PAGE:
January 11, 1986 |
Gay activist and former newspaper publisher Charles Lee (Chuck)) Morris, believed to be one of the longest-living victims of AIDS, has died at his Denver home. Morris, 42, who died Monday, was the former owner and publisher of The Sentinel, a weekly newspaper read mostly in San Francisco's gay community. He was a confidant of San Francisco Mayor Dianne Feinstein and often was sought for political endorsements from such people as Sen. Edward M. Kennedy, Jimmy Carter and Walter F. Mondale.
March 9, 1985 |
Ralph Ingersoll, the one-time editor of New Yorker and Fortune magazines who made journalism history by launching the newspaper PM, died Friday in a Miami Beach hospital, where he suffered a stroke last week. He was 84. Although Ingersoll's eventful career included the writing of books as well as top secret U.S. Army papers during World War II that misled the Germans about Allied invasion plans, he was best known for his creation of the New York newspaper that refused to accept advertising.
January 15, 2012 |
After he became chief executive of the Journal Register Co. in early 2010, John Paton made the rounds to its many newspapers in the Midwest and Northeast. The new boss told employees they would go "digital first" with a vengeance — tweeting, Facebooking, blogging and video-posting news before contributing a single keystroke toward the next day's paper. Hearing this pronouncement, one veteran columnist at a Michigan daily confronted Paton, telling him at a get-to-know-you dinner that his emphasis on the fast and furious online world was "ruining journalism.
May 12, 2013 |
There are two things you can do for your mother on Mother's Day. One is to say "thank you. " (Over lunch, with flowers.) The other is to ask her for advice - even if she's not convinced you really want it. "I don't think kids take any advice from their parents after they're 12," my mother told me last week. "But maybe they'll consider it. If they consider it, that's all you can ask. " Lois Doyle McManus is 87, and arthritis is getting in the way of her piano career. Her most recent performance, a concert with a community college orchestra, was last month.
December 18, 2005 |
Prisoners were tortured and starved to death in a post-World War II interrogation camp run by Britain that housed former Nazis and others, a newspaper reported Saturday. The Guardian's report cited documents recently released under the Freedom of Information Act that described the suffering of some of the 372 men and 44 women detained at the camp in Bad Nenndorf, a spa town in northwest Germany occupied by the British after the war. The camp was closed in July 1947, the Guardian reported.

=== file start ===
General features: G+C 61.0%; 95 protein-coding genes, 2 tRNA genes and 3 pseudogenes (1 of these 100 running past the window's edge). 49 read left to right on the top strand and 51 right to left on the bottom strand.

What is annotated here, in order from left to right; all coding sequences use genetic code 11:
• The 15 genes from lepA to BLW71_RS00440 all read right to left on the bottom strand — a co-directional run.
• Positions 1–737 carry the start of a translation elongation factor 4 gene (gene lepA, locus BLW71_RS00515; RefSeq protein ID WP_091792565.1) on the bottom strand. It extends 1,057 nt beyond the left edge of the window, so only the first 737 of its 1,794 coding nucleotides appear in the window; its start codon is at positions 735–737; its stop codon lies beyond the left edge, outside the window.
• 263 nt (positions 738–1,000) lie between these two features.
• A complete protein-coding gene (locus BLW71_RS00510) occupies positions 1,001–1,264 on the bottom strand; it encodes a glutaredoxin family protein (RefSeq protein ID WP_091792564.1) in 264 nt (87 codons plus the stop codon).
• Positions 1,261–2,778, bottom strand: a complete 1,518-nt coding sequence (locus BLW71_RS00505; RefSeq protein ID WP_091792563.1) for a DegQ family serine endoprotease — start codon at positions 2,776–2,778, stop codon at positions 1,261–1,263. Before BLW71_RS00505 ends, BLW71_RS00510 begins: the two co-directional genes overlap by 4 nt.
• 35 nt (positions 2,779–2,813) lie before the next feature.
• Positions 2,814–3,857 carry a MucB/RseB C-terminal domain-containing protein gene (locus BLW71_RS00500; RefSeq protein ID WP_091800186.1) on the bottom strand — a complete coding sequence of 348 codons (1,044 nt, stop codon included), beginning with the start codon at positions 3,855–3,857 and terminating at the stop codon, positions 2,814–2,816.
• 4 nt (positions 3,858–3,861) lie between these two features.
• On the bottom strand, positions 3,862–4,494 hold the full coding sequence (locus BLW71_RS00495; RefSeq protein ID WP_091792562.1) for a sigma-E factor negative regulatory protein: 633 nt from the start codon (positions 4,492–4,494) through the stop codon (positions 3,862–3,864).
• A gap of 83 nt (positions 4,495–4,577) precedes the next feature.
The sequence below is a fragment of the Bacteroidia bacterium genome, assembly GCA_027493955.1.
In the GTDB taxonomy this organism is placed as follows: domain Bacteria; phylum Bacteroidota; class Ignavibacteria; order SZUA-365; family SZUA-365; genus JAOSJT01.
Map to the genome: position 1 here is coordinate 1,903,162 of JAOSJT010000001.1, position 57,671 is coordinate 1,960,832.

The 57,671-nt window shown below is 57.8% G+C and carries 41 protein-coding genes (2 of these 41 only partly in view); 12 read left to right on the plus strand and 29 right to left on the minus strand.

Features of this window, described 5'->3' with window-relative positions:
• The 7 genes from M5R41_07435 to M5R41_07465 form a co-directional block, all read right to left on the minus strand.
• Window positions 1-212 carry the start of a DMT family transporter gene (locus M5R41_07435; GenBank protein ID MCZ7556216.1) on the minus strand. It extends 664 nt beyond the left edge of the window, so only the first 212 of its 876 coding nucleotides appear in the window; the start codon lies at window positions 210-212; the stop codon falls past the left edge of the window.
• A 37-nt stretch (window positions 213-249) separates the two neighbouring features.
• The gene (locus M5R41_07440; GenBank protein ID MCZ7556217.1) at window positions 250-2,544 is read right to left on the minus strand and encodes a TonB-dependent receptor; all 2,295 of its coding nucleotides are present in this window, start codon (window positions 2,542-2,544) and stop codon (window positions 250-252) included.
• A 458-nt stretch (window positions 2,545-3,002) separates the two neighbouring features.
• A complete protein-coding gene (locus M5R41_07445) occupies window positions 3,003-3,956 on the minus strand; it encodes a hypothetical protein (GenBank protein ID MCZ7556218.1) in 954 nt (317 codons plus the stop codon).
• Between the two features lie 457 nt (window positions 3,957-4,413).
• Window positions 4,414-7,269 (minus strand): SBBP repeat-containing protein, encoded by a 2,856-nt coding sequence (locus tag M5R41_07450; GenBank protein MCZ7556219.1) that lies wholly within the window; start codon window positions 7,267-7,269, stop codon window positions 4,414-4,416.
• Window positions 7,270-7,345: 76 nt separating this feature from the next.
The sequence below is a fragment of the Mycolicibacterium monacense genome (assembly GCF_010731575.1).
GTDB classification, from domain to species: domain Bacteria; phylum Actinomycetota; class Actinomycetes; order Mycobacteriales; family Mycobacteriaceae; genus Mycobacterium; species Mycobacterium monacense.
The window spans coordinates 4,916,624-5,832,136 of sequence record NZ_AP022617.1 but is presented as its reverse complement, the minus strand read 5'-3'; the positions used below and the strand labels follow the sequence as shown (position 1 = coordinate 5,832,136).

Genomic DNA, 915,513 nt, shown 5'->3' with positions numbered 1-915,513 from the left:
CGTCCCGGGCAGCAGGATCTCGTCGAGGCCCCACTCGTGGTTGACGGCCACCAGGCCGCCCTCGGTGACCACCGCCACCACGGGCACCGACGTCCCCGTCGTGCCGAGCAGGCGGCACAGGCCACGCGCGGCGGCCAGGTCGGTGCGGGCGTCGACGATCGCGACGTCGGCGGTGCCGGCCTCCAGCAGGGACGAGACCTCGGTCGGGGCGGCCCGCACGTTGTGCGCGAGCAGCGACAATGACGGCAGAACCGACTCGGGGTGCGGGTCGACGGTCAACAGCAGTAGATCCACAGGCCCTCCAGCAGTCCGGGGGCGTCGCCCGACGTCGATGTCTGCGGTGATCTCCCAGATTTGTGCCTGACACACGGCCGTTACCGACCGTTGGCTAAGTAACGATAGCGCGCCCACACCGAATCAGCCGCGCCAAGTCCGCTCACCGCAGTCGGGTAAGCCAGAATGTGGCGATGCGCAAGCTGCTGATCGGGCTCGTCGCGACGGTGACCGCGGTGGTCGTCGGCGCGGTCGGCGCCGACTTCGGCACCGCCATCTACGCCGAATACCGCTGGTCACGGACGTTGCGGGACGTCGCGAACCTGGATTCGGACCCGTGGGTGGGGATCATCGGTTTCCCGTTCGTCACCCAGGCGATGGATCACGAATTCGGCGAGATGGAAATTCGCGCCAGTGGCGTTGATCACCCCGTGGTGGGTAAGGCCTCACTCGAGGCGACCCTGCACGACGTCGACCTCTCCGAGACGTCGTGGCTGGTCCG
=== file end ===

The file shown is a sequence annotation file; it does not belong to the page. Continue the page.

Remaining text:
CALIFORNIA | LOCAL
August 30, 1987 |
Thursday is newspaper day in Rancho Bernardo. There are papers on the lawns. There are papers in the mailboxes. There are papers stacked in the supermarkets and in the discretely screened rows of newspaper racks along the busier thoroughfares of this affluent San Diego community.
September 12, 1998 |
Minutes after the Starr report was released Friday, publishing companies and newspapers scrambled to publish all or part of the 445-page document as well as the rebuttal report issued by attorneys for President Clinton. Two New York publishers, PublicAffairs Books and Pocket Books, announced plans to print the documents and have them in bookstores across America by Tuesday.
CALIFORNIA | LOCAL
January 1, 2013 |
The last edition of the Los Angeles Herald-Examiner was published on Nov. 2, 1989, with the headline: "So long, Los Angeles. " But 23 years later, one employee has not yet said goodbye. Chuck Lutz hasn't even left the building. "They never told me not to come back to work, so I just kept coming back to work," said Lutz, who was exaggerating a little. When a colleague declined an offer to supervise the shutdown of the newspaper plant, Lutz - who joined the Her-Ex in 1973 as a truck driver - gladly stepped into the job. One task led to another, and the Hearst Corp., which published the newspaper and still owns the building, kept the reliable Lutz around to keep an eye on things and open the door for film crews that use the property.
CALIFORNIA | LOCAL
November 21, 2012 |
SAN DIEGO - David Copley, owner and publisher of the San Diego Union-Tribune until it was sold in 2009, died Tuesday after crashing his Aston Martin near his home in La Jolla. Copley, 60, was found slumped in the front seat of his car early in the evening and rushed to Scripps Memorial Hospital, where he was pronounced dead. He had left a board meeting of the Museum of Contemporary Art San Diego, saying he did not feel well. The cause of death was an apparent heart attack; Copley had received a heart transplant in 2005.
May 29, 2012 |
It was going to be a day like every other. Wake up, commit to starting the diet tomorrow, laugh off the Kings' success because if I didn't care about them yesterday why would I today, and eat a big dinner because the diet doesn't start until tomorrow. And it was going so well. Great breakfast, and I had two days of hockey coverage in the newspaper to ridicule. How do you not make fun of a newspaper story with the headline, "Slovenians keep track of Kopitar"? Better them than us, I say. And who is this Kopitar ?